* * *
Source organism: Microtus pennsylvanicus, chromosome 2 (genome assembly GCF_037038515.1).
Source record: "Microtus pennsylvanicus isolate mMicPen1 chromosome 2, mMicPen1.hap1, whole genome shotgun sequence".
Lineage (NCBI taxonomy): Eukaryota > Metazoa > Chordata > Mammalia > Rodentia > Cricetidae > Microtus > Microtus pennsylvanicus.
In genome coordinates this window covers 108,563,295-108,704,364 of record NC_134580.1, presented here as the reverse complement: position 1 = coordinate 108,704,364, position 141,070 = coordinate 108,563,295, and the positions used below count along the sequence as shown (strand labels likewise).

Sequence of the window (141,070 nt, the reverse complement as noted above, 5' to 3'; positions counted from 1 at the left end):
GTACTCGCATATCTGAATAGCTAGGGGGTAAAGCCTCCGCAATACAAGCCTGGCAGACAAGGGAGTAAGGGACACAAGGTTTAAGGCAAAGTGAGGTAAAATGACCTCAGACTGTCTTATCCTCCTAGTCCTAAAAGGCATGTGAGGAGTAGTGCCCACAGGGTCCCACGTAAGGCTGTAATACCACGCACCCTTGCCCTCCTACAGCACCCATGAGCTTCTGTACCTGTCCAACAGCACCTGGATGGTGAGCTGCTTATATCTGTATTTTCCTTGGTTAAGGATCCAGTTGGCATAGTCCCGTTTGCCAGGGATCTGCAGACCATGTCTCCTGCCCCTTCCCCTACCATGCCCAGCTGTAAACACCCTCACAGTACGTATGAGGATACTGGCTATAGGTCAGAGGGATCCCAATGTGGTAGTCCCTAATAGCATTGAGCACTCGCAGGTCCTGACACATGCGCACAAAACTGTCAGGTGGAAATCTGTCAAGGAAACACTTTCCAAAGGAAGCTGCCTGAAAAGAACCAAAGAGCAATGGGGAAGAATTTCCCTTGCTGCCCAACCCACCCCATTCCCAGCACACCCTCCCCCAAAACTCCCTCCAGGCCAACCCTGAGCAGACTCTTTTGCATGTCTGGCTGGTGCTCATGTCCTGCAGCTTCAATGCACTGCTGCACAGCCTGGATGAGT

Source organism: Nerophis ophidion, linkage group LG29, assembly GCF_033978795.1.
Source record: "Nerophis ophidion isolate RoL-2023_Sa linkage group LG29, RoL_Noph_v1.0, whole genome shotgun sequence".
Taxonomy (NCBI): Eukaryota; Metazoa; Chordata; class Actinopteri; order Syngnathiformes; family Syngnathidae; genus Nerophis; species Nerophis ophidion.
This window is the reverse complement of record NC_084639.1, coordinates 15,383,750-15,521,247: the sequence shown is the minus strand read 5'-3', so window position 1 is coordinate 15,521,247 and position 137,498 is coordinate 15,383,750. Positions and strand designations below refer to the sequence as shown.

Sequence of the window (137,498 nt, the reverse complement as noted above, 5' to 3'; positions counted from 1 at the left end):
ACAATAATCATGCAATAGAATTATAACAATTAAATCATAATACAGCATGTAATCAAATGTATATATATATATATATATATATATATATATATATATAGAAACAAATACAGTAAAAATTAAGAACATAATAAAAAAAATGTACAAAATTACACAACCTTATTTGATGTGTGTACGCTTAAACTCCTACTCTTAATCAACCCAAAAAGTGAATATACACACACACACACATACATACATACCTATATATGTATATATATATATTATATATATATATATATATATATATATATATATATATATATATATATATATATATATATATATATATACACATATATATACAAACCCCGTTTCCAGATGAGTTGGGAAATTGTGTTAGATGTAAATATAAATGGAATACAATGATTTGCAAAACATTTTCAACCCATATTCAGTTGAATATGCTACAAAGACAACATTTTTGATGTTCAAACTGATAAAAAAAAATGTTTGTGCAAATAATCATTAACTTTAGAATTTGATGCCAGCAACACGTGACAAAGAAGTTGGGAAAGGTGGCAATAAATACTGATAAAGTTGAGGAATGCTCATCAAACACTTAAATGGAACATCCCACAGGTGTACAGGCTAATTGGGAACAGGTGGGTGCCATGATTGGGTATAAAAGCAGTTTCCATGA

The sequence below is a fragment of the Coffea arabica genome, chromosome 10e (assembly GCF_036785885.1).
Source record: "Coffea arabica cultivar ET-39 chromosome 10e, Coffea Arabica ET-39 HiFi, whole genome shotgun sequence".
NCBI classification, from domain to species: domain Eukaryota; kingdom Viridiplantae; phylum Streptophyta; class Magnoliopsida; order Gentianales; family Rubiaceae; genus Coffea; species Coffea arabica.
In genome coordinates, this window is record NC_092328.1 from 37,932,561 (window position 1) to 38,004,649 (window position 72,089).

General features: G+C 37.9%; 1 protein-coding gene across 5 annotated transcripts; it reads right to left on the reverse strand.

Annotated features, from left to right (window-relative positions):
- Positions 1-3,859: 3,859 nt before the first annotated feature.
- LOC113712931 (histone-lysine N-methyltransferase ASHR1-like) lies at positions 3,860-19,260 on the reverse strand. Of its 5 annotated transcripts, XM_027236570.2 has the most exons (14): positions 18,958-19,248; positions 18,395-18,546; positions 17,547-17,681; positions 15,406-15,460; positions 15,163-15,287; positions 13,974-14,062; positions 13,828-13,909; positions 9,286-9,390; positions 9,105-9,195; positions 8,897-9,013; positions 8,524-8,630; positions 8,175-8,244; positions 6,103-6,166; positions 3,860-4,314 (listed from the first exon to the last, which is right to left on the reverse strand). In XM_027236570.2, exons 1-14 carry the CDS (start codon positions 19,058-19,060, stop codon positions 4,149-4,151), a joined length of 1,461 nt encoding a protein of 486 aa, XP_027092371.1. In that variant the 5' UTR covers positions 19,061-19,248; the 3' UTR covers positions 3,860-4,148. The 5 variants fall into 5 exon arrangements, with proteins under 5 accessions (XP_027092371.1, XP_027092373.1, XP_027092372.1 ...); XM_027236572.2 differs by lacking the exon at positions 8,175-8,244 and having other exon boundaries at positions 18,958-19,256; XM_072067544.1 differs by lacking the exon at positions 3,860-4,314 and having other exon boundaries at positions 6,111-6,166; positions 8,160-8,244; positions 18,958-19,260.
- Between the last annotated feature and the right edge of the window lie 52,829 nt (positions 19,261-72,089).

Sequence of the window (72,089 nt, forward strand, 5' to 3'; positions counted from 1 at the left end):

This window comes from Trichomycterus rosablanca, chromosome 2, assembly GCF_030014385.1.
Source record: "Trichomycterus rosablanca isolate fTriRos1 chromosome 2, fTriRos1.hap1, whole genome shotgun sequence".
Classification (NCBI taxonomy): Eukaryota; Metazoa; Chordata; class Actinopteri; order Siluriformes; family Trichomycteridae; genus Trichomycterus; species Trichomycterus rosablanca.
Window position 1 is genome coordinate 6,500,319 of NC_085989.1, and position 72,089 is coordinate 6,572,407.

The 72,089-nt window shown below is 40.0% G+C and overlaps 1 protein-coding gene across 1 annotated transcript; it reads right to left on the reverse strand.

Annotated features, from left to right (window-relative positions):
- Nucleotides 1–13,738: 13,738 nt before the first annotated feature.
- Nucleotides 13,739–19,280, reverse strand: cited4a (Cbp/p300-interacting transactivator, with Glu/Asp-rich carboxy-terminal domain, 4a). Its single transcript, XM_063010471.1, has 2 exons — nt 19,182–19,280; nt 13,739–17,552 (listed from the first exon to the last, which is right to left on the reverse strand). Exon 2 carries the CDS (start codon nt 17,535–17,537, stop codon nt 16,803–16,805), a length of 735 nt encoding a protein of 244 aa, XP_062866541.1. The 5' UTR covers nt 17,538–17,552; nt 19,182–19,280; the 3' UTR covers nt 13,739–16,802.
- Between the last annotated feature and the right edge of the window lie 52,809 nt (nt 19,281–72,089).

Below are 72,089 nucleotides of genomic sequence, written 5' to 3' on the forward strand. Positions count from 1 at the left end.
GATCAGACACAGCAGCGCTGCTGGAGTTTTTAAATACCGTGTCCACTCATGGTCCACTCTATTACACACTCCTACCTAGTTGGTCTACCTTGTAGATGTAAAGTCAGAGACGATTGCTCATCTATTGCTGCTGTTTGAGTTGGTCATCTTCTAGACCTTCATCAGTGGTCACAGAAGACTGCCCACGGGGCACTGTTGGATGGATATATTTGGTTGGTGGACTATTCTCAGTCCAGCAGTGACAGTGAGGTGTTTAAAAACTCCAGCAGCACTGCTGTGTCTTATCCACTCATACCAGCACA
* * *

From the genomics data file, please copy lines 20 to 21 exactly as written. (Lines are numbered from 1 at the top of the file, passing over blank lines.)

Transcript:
- LOC113712931 (histone-lysine N-methyltransferase ASHR1-like) lies at positions 3,860-19,260 on the reverse strand. Of its 5 annotated transcripts, XM_027236570.2 has the most exons (14): positions 18,958-19,248; positions 18,395-18,546; positions 17,547-17,681; positions 15,406-15,460; positions 15,163-15,287; positions 13,974-14,062; positions 13,828-13,909; positions 9,286-9,390; positions 9,105-9,195; positions 8,897-9,013; positions 8,524-8,630; positions 8,175-8,244; positions 6,103-6,166; positions 3,860-4,314 (listed from the first exon to the last, which is right to left on the reverse strand). In XM_027236570.2, exons 1-14 carry the CDS (start codon positions 19,058-19,060, stop codon positions 4,149-4,151), a joined length of 1,461 nt encoding a protein of 486 aa, XP_027092371.1. In that variant the 5' UTR covers positions 19,061-19,248; the 3' UTR covers positions 3,860-4,148. The 5 variants fall into 5 exon arrangements, with proteins under 5 accessions (XP_027092371.1, XP_027092373.1, XP_027092372.1 ...); XM_027236572.2 differs by lacking the exon at positions 8,175-8,244 and having other exon boundaries at positions 18,958-19,256; XM_072067544.1 differs by lacking the exon at positions 3,860-4,314 and having other exon boundaries at positions 6,111-6,166; positions 8,160-8,244; positions 18,958-19,260.
- Between the last annotated feature and the right edge of the window lie 52,829 nt (positions 19,261-72,089).